National Standards for Enforcement Agents: Update
Today (13th January 2012) the Justice Minister, Jonathan Djanogly, unveiled the updated National Standards for Enforcement Agents which defines acceptable behaviour for bailiffs.
The Standards set a guidance to ensure that people are safe and protected from rogue collection agents, whilst at the same time ensuring that genuine debt collectors can still collect debts and continue trading.
Additions to National Standards for Enforcement Agents address intimidation and threatening behaviour, and to prevent bailiffs misrepresenting their powers.
Justice Minister, Jonathan Djanogly, said:
'Bailiffs are an important part of the justice system so the few unscrupulous bailiffs must be stopped from putting people in harm’s way or taking advantage of the vulnerable. We want to bring an end to the rogue behaviour that can make people’s lives a misery.
'Whilst I know the majority of bailiffs are responsible, too many are not. We often hear stories, and see evidence, of people being mistreated by heavy-handed bailiffs. We are working with the bailiff industry, and other groups, to make sure that cannot happen anymore, but also that people can still collect their debts fairly.
'What we have announced today is the first step towards tackling this issue, which will be followed shortly by proposals for a new regulatory regime.'
Read the new National Standards for Enforcement Agents here (opens in PDF).
National Standards For Enforcement Agents
A review of bailiff law resulted in a Green Paper in July 2001, 'Towards Effective Enforcement'. A White Paper and legislation have however not followed, and expectations are now that the may not do so for some time.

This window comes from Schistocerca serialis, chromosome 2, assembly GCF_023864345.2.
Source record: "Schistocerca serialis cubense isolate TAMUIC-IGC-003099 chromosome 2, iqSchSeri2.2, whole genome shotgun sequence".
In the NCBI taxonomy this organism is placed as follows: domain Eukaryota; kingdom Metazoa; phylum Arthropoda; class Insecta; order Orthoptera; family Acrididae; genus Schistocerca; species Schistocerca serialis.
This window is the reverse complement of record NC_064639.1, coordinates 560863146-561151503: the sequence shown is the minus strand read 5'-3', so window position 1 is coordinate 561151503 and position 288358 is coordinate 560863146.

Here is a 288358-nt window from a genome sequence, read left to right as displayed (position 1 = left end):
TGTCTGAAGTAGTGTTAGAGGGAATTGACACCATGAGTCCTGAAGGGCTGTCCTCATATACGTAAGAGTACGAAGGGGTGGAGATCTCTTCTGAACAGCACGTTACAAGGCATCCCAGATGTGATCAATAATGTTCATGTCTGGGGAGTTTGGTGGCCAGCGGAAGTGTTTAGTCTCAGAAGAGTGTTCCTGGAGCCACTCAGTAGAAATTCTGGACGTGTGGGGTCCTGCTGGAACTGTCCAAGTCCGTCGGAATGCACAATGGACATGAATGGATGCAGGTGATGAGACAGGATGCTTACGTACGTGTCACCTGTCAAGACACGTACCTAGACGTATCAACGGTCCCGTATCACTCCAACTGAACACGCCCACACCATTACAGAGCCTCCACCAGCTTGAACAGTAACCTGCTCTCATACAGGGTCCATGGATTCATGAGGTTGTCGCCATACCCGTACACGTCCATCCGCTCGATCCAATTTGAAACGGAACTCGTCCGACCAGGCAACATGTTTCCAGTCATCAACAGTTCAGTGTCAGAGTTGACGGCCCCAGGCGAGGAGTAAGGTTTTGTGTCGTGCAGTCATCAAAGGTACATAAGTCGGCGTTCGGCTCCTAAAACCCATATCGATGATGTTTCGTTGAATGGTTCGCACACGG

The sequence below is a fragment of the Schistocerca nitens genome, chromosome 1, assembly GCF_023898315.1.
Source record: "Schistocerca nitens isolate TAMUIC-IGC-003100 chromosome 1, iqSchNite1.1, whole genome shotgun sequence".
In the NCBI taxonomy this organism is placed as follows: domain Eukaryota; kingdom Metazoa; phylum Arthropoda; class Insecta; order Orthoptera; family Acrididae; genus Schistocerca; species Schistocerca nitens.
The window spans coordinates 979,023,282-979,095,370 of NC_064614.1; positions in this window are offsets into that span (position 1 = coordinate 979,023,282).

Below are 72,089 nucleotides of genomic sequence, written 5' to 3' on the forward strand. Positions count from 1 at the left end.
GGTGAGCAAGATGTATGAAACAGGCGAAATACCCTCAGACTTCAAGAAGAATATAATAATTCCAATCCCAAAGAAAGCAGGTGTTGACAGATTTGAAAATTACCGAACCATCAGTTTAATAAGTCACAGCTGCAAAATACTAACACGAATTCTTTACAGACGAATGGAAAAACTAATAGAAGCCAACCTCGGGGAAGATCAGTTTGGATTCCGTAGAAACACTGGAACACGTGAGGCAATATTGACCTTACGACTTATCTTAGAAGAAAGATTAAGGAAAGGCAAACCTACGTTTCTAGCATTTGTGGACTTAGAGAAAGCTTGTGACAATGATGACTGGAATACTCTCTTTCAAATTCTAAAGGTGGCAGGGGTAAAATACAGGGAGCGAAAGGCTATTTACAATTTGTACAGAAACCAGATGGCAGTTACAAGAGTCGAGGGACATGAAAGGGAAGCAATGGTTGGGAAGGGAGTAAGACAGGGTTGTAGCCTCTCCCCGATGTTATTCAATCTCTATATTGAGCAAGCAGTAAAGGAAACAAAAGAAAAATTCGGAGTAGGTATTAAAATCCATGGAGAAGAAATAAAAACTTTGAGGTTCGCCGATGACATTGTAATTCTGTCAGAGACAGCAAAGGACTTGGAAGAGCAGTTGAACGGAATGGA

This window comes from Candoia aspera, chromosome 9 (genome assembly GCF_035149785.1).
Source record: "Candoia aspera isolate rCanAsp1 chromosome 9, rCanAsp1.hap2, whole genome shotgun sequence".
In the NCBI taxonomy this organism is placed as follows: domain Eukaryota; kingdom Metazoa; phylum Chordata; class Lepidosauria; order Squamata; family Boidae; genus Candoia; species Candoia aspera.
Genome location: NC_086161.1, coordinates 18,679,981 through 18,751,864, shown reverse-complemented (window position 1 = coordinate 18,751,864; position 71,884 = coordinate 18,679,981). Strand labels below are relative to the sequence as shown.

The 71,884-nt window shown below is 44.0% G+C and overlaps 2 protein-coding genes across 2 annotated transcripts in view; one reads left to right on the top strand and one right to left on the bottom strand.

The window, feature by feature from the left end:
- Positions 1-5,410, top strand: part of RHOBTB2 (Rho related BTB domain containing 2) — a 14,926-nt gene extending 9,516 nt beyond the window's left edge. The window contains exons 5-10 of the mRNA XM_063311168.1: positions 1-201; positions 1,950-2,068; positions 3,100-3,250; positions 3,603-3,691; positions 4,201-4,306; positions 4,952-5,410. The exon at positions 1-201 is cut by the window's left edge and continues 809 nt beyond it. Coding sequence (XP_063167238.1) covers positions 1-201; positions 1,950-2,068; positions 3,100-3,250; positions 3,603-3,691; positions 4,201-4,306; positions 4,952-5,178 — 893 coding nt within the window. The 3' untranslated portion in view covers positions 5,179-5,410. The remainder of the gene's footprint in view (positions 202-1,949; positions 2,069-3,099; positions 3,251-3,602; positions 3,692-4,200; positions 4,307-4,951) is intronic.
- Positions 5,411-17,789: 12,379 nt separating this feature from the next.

The National Standards for Enforcement Agents (NSEA) has however been put into place, taking up some points from the review of bailiff law.
The NSEA is endorsed by a range of central and local government departments and the bailiffs' trade bodies, all of whose members should comply with it.
Enforcement agents should:
Carry out their duties in a professional, calm and dignified manner. This includes dressing appropriately and acting with discretion and fairness.
They must not misrepresent their powers or abilities, or discriminate on grounds of gender, sexual, orientation, age, ethnicity, race or religion.
Produce identification and authorisation on request.
Communicate clearly and provide information (on charges, etc.) promptly.
Have arrangements for translation services and provision of information in large print, braille, etc.
Provide procedures for identifying and dealing fairly with vulnerable debtors such as people who are elderly, disabled, those who have been bereaved recently, lone parents, pregnant women, unemployed people, people with language difficulties.
The conduct of levies:
'Unlawful force' should not be used to enter any premises.
If the police are called to deal with a breach of the peace, their presence must be explained including that they are not there to help with the levy.
If the only person present is, or appears to be, under 18, the agent must depart, but may ask when the debtor will be home. If the only persons at home are children under the age of 12, the agent must simply leave.
Bailiffs should avoid, so far as is practicable, disclosing the purpose of their visit to anyone who is not the debtor. Relevant documents should be left in a sealed envelope addressed to her/him.
Visits should ideally only be made between 6am and 9pm (or any time that the debtor is conducting business). Visits should not take place on Sundays, Bank Holidays, Good Friday or Christmas Day, unless legislation or a court permits this. Respect for other religions and cultures should be upheld, and visits avoided on appropriate festivals and holidays.
Goods that are clearly those of a child should not be seized.
Bailiffs should take all reasonable steps to satisfy themselves that the value of goods seized is proportional to the debt and charges owing.
When goods are removed, receipts should be given to the debtor.
Debtors must be notified of fees on each visit and of the fees that will be incurred if further action takes place.
Copies of the NSEA should be available from the offices of the agencies, from the agents on request and if possible from the creditors themselves.
There are no sanctions for non-compliance with NSEA but agents are required to operate complaints and disciplinary procedures.